Cape Breton Fiddle Tradition Reaches New Peak
By Ron Foley Macdonald - Halifax Daily News
The Cape Breton Fiddle Tradition, one of the great musical lineages of North America, has reached something of a zenith this spring with the release of two landmark albums. With Natalie MacMaster's double-live CD (on Warner Music) and Slainte Mhath's second album simply entitled Va (on the indie label Maple Music), the Cape Breton Fiddle Tradition has begun the 21st Century in better shape than it entered the 20th.
In Natalie MacMaster, Cape Breton music has found a durable champion who has built an impressive career out of the traditions she grew up with. While her studio albums have dabbled with various musicals forms--you can find bits of Texas Swing, Gyspy Music, Hot Club of France-style Jazz and even a dash of bluegrass throughout her CDs--she's never wandered very far from the touchstone of mainstream Cape Breton Fiddle traditions.
On her new double-live CD, MacMaster brings it all back home. While one disc sees her regular seven-piece touring band tearing through a wide selection of material recorded in a concert appearance in Mississauga, the second catches the flaxen-haired violinist at a Glendale, Cape Breton dance accompanied only by Dave MacIsaac on guitar and Joel Chiasson on piano.
The difference is telling. While the Ontario concert features a broader palette of musical textures--particularly from the guitars, drums and percussion--the Glendale session is raw, unadulterated Cape Breton music in all its economical glory. After all, the Island's Fiddle traditions are based in the social activities of the Friday and Saturday Night Dances which erupt in every corner of Cape Breton throughout the year. Like much Latin music, the demands of socially-derived dance music help define form and delivery. Ultimately, it's one of the great cultural imprints of the East Coast.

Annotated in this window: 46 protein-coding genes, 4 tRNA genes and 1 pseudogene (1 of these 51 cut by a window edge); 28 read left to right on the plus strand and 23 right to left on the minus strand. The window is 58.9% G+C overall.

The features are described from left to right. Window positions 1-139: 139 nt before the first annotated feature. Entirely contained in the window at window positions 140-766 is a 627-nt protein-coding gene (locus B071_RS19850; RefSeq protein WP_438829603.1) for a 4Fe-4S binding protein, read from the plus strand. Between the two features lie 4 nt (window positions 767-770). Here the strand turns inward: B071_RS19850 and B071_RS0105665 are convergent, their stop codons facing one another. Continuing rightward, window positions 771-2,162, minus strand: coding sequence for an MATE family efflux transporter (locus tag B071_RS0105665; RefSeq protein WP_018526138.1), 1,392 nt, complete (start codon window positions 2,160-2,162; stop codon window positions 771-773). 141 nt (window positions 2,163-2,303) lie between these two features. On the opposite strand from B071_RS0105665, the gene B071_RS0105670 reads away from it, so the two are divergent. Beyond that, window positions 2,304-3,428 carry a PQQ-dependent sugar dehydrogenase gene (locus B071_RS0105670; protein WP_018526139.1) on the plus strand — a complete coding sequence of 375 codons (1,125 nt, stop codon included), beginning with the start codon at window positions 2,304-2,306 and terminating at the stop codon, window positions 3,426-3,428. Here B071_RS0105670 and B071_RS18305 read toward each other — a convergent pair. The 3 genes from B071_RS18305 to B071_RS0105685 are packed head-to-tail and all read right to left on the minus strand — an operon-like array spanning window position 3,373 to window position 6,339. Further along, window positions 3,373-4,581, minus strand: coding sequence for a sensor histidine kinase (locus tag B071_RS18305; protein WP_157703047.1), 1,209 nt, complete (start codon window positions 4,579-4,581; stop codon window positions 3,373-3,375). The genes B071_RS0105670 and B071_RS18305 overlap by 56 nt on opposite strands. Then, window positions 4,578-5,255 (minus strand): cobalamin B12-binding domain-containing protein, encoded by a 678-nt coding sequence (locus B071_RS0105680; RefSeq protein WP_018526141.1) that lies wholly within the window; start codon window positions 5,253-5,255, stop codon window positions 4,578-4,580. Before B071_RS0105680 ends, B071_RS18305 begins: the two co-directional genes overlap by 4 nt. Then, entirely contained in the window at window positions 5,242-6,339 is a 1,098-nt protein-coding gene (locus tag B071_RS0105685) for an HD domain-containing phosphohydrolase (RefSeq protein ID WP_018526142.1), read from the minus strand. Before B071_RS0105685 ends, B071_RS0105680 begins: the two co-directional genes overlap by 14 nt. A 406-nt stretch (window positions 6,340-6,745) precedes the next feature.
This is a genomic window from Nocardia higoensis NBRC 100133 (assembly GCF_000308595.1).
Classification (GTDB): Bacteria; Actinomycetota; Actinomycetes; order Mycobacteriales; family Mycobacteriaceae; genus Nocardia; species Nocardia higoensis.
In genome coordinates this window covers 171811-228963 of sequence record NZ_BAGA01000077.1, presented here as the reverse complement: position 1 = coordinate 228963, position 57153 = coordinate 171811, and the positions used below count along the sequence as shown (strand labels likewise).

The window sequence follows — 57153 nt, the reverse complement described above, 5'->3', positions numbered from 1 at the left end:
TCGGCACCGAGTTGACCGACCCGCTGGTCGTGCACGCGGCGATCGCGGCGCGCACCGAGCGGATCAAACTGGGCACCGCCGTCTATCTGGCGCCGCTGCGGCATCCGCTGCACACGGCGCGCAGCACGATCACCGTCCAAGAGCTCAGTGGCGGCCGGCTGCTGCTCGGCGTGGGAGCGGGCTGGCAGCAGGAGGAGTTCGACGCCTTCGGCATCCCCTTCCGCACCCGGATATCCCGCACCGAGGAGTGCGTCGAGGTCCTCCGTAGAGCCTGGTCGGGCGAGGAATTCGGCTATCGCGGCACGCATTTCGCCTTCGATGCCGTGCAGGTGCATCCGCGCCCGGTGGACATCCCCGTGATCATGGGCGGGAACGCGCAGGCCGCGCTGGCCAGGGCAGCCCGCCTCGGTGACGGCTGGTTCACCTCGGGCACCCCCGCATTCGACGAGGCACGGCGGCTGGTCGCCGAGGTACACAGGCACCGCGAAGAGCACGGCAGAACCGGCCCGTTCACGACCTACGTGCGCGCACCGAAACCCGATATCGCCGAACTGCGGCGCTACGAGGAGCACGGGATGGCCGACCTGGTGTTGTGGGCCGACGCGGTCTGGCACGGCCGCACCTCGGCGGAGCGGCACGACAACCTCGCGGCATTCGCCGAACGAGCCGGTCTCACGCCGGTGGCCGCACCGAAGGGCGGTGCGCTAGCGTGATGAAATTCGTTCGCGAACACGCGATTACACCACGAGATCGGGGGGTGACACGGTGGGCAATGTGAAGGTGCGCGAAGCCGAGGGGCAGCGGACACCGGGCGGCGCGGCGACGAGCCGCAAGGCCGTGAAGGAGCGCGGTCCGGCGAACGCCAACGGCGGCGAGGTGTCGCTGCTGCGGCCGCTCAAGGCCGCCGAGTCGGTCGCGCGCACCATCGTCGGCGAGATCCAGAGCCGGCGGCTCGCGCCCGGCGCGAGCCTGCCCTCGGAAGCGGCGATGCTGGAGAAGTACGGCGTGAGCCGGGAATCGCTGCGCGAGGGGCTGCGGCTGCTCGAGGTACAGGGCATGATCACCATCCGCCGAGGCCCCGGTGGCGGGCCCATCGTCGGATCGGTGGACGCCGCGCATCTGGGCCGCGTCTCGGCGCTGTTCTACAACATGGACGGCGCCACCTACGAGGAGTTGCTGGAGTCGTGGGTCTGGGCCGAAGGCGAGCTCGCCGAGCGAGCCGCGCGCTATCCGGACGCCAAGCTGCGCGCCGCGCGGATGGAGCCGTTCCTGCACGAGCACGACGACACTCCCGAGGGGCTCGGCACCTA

Natalie MacMaster's double-live CD manages to sample various musical formats while re-confirming her own connection to the tradition that formed and shaped her musical sensibilities. It's a marvelous set that proves the Cape Breton Fiddle Tradition is stronger than ever.
On the other hand, the new album from Slainte Mhath (pronounced Slancha-va) shows that the Cape Breton Fiddle Tradition is providing a viable jumping-off point for a quintet of adventurous young musicians. While just as grounded as Natalie MacMaster in the jigs and reels of the Island's dance music traditions, Slainte Mhath push the limits of the form by adding more contemporary elements of modern music, including snatches of techno, ambient and industrial forms.
At the group's heart, however, is the potent fiddle and bagpipe duo of Boyd MacNeil (violin) and John MacPhee (pipes). Bolstered by Lisa Gallant (fiddle, vocals, bodhran), Ryan MacNeil (keyboards) and Brian Talbot (on drums and percussion), the group bends and stretches their mostly-traditional material until it sounds utterly fresh, unique and original.
Their new album, Va, sees the group refining an ensemble sound that is remarkably tight and unified. Using the bouncy Cape Breton dance rhythms as a starting place, they build up a plaintive and intriguing series of musical textures that manage to be conservative and avant-garde almost simultaneously. The last two tracks, My New Pants and Attack of the Flying Slugs, show that the young quintet has held on to something of a sense of humour. After the long wait for this new album which saw a last minute change in distribution, it's good to see Slainte Mhathe retain their wry Cape Breton perspective.
With Natalie MacMaster passing a career milestone with her double-live CD, and Slainte Mhath confirming their place at the vanguard of East Coast groups, the Cape Breton Fiddle tradition is in good hands indeed.